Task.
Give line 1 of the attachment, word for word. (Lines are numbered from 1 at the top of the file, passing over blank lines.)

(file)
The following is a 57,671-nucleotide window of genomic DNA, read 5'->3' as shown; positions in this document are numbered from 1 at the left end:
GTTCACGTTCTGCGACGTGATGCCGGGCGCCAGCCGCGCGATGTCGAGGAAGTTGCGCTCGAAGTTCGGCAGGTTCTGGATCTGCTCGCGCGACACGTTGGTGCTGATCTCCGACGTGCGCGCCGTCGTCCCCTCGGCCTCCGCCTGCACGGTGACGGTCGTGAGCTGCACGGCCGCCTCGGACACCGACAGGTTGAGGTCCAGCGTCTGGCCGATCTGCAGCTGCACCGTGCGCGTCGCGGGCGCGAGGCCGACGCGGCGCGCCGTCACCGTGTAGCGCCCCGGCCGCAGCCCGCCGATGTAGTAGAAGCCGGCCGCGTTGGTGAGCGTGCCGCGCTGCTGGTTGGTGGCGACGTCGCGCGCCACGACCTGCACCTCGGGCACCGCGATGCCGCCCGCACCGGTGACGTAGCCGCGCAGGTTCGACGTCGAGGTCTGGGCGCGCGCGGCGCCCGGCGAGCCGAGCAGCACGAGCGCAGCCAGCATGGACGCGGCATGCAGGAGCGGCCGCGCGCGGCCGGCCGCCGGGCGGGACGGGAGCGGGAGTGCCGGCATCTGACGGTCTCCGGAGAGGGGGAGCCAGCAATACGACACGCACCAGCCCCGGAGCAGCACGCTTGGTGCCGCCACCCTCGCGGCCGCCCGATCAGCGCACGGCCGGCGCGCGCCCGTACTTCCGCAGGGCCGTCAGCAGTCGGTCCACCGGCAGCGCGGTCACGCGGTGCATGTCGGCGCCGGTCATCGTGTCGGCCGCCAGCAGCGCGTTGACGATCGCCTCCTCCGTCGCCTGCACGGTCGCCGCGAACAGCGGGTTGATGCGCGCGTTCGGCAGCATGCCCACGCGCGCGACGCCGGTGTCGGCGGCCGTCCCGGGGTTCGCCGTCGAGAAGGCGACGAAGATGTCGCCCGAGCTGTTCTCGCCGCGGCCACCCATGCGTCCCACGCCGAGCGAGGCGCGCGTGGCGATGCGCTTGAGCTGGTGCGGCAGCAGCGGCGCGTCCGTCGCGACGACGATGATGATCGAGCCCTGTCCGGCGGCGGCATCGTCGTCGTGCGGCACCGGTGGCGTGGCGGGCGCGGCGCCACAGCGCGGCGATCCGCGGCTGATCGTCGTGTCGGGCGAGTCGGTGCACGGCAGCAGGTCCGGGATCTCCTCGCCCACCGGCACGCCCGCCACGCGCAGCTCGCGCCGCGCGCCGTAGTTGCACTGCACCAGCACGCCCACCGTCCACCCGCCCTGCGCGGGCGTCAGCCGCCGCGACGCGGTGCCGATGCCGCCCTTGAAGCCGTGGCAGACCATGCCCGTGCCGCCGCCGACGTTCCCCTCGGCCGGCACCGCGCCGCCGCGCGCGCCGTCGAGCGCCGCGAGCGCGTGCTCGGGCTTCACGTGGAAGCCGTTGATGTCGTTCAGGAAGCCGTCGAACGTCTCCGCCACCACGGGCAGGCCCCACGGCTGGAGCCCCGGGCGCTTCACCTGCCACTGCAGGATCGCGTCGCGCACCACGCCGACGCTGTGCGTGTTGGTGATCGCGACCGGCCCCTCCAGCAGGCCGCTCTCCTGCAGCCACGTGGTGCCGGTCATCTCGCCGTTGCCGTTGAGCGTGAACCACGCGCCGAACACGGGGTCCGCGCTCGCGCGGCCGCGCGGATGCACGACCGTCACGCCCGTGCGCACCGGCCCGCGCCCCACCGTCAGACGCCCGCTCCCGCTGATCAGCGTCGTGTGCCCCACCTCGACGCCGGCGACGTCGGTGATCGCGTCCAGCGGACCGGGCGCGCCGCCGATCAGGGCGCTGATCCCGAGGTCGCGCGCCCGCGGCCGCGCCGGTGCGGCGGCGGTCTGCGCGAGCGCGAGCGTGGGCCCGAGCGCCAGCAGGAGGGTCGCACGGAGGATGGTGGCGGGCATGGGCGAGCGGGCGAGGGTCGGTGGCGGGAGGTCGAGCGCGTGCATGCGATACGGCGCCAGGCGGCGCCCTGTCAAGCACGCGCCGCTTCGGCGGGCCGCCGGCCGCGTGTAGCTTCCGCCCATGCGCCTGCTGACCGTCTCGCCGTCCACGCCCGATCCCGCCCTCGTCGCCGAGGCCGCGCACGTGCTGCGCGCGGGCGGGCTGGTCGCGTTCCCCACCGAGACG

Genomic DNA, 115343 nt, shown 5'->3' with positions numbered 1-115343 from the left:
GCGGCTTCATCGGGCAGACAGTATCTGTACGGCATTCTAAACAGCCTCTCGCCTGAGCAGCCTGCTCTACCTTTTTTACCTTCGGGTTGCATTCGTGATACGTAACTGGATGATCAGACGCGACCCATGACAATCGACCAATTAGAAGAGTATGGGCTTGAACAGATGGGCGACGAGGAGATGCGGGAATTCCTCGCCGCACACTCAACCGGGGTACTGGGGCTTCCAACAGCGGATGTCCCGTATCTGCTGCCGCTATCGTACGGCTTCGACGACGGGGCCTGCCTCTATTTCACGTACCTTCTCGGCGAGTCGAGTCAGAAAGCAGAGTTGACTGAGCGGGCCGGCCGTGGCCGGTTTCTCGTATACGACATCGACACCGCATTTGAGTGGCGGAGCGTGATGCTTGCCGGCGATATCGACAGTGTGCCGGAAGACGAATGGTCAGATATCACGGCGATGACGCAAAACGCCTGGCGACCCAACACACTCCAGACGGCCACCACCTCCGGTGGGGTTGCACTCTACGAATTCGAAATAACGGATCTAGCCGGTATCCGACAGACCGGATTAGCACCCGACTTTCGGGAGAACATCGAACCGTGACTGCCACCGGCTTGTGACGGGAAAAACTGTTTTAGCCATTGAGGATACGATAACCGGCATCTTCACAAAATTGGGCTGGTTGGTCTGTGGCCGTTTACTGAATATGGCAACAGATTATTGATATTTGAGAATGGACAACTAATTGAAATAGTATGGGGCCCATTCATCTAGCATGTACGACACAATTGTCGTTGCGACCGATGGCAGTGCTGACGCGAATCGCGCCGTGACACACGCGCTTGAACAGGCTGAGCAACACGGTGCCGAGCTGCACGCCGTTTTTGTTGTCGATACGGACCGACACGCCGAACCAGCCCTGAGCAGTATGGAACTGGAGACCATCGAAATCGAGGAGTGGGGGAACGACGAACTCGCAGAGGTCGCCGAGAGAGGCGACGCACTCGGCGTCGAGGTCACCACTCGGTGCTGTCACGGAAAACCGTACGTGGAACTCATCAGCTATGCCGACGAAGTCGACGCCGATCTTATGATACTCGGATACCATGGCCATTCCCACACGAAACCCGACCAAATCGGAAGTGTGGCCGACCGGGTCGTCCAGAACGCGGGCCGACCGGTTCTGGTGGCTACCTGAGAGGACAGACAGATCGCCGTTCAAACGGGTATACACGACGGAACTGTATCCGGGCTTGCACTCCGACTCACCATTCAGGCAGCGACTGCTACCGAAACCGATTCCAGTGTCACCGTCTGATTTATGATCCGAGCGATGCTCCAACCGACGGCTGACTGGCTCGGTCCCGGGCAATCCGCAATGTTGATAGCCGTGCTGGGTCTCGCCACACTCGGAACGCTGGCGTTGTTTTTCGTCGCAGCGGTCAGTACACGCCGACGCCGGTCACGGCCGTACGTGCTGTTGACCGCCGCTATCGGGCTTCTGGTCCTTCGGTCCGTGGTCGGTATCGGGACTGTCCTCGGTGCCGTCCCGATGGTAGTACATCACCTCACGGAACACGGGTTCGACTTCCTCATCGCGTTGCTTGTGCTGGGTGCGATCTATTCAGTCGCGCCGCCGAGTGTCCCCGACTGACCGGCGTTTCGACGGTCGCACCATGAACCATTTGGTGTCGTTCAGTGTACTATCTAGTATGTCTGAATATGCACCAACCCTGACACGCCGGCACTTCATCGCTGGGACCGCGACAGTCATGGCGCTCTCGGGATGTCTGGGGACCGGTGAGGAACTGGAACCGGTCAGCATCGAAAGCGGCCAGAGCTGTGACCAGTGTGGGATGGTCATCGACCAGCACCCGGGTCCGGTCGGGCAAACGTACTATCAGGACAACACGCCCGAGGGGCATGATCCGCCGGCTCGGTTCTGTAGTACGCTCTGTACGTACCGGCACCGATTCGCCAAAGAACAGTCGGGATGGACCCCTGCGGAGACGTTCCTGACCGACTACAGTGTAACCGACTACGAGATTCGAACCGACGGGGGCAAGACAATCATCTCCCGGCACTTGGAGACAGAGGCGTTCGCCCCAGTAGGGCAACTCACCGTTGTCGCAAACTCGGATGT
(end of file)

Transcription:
The following is a 57,671-nucleotide window of genomic DNA, read 5'->3' as shown; positions in this document are numbered from 1 at the left end: